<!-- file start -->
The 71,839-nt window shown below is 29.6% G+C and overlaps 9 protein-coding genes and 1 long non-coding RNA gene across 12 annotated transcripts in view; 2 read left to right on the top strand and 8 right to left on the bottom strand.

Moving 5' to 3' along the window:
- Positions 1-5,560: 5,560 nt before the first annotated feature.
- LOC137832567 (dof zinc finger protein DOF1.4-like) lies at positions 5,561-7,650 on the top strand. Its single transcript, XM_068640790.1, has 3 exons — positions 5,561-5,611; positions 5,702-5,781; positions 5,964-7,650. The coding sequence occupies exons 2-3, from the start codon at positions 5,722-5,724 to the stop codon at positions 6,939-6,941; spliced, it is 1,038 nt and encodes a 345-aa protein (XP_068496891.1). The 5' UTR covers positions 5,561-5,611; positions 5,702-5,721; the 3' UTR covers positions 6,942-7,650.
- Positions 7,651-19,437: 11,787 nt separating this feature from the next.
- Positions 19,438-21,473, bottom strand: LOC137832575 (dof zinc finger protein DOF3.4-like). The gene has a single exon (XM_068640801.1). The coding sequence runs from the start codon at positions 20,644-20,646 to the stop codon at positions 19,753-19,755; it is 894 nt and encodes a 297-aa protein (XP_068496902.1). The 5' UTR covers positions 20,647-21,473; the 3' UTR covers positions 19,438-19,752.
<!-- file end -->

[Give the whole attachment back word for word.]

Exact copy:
The 71,839-nt window shown below is 29.6% G+C and overlaps 9 protein-coding genes and 1 long non-coding RNA gene across 12 annotated transcripts in view; 2 read left to right on the top strand and 8 right to left on the bottom strand.

Moving 5' to 3' along the window:
- Positions 1-5,560: 5,560 nt before the first annotated feature.
- LOC137832567 (dof zinc finger protein DOF1.4-like) lies at positions 5,561-7,650 on the top strand. Its single transcript, XM_068640790.1, has 3 exons — positions 5,561-5,611; positions 5,702-5,781; positions 5,964-7,650. The coding sequence occupies exons 2-3, from the start codon at positions 5,722-5,724 to the stop codon at positions 6,939-6,941; spliced, it is 1,038 nt and encodes a 345-aa protein (XP_068496891.1). The 5' UTR covers positions 5,561-5,611; positions 5,702-5,721; the 3' UTR covers positions 6,942-7,650.
- Positions 7,651-19,437: 11,787 nt separating this feature from the next.
- Positions 19,438-21,473, bottom strand: LOC137832575 (dof zinc finger protein DOF3.4-like). The gene has a single exon (XM_068640801.1). The coding sequence runs from the start codon at positions 20,644-20,646 to the stop codon at positions 19,753-19,755; it is 894 nt and encodes a 297-aa protein (XP_068496902.1). The 5' UTR covers positions 20,647-21,473; the 3' UTR covers positions 19,438-19,752.